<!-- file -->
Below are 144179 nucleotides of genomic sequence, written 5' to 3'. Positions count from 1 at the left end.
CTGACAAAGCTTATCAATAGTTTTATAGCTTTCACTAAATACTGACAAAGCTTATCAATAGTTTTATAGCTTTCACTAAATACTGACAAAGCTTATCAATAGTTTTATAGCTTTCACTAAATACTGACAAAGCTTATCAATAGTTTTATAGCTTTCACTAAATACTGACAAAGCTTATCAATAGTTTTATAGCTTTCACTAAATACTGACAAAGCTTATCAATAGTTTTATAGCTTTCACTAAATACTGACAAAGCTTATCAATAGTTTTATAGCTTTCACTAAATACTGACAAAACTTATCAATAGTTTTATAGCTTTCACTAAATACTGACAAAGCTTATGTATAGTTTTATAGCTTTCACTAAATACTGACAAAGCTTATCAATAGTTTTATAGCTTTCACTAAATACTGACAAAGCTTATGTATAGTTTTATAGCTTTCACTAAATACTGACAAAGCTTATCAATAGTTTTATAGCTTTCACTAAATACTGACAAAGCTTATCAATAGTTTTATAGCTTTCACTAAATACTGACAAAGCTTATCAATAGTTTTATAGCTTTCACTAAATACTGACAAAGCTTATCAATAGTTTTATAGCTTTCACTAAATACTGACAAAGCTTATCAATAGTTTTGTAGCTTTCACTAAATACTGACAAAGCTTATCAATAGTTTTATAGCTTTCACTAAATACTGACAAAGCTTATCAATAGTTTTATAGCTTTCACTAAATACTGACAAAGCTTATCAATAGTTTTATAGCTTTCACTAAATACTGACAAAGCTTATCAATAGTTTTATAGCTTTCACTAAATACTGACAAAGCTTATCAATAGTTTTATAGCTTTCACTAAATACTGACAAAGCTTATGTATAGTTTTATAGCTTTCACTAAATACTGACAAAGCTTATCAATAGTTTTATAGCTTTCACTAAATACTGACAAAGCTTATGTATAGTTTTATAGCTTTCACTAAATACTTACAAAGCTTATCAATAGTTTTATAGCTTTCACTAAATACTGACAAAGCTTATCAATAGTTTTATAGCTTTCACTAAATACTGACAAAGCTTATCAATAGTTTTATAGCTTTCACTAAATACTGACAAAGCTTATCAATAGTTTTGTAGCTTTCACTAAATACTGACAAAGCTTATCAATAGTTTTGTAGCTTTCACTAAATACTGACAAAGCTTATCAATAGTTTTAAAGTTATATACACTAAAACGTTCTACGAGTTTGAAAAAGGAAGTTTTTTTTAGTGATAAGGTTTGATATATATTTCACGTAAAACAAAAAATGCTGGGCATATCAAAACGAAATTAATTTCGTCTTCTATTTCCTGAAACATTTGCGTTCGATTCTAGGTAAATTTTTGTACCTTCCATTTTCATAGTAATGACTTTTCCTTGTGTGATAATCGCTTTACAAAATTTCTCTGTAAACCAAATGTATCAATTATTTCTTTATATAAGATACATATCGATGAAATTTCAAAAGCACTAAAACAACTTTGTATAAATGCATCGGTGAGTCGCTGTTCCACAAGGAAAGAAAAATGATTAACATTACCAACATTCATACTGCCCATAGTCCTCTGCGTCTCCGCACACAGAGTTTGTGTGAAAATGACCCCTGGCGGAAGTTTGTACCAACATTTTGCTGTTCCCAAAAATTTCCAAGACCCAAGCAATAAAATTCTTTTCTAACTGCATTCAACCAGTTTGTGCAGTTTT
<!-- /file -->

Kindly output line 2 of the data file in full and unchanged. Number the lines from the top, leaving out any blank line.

CTGACAAAGCTTATCAATAGTTTTATAGCTTTCACTAAATACTGACAAAGCTTATCAATAGTTTTATAGCTTTCACTAAATACTGACAAAGCTTATCAATAGTTTTATAGCTTTCACTAAATACTGACAAAGCTTATCAATAGTTTTATAGCTTTCACTAAATACTGACAAAGCTTATCAATAGTTTTATAGCTTTCACTAAATACTGACAAAGCTTATCAATAGTTTTATAGCTTTCACTAAATACTGACAAAGCTTATCAATAGTTTTATAGCTTTCACTAAATACTGACAAAACTTATCAATAGTTTTATAGCTTTCACTAAATACTGACAAAGCTTATGTATAGTTTTATAGCTTTCACTAAATACTGACAAAGCTTATCAATAGTTTTATAGCTTTCACTAAATACTGACAAAGCTTATGTATAGTTTTATAGCTTTCACTAAATACTGACAAAGCTTATCAATAGTTTTATAGCTTTCACTAAATACTGACAAAGCTTATCAATAGTTTTATAGCTTTCACTAAATACTGACAAAGCTTATCAATAGTTTTATAGCTTTCACTAAATACTGACAAAGCTTATCAATAGTTTTATAGCTTTCACTAAATACTGACAAAGCTTATCAATAGTTTTGTAGCTTTCACTAAATACTGACAAAGCTTATCAATAGTTTTATAGCTTTCACTAAATACTGACAAAGCTTATCAATAGTTTTATAGCTTTCACTAAATACTGACAAAGCTTATCAATAGTTTTATAGCTTTCACTAAATACTGACAAAGCTTATCAATAGTTTTATAGCTTTCACTAAATACTGACAAAGCTTATCAATAGTTTTATAGCTTTCACTAAATACTGACAAAGCTTATGTATAGTTTTATAGCTTTCACTAAATACTGACAAAGCTTATCAATAGTTTTATAGCTTTCACTAAATACTGACAAAGCTTATGTATAGTTTTATAGCTTTCACTAAATACTTACAAAGCTTATCAATAGTTTTATAGCTTTCACTAAATACTGACAAAGCTTATCAATAGTTTTATAGCTTTCACTAAATACTGACAAAGCTTATCAATAGTTTTATAGCTTTCACTAAATACTGACAAAGCTTATCAATAGTTTTGTAGCTTTCACTAAATACTGACAAAGCTTATCAATAGTTTTGTAGCTTTCACTAAATACTGACAAAGCTTATCAATAGTTTTAAAGTTATATACACTAAAACGTTCTACGAGTTTGAAAAAGGAAGTTTTTTTTAGTGATAAGGTTTGATATATATTTCACGTAAAACAAAAAATGCTGGGCATATCAAAACGAAATTAATTTCGTCTTCTATTTCCTGAAACATTTGCGTTCGATTCTAGGTAAATTTTTGTACCTTCCATTTTCATAGTAATGACTTTTCCTTGTGTGATAATCGCTTTACAAAATTTCTCTGTAAACCAAATGTATCAATTATTTCTTTATATAAGATACATATCGATGAAATTTCAAAAGCACTAAAACAACTTTGTATAAATGCATCGGTGAGTCGCTGTTCCACAAGGAAAGAAAAATGATTAACATTACCAACATTCATACTGCCCATAGTCCTCTGCGTCTCCGCACACAGAGTTTGTGTGAAAATGACCCCTGGCGGAAGTTTGTACCAACATTTTGCTGTTCCCAAAAATTTCCAAGACCCAAGCAATAAAATTCTTTTCTAACTGCATTCAACCAGTTTGTGCAGTTTT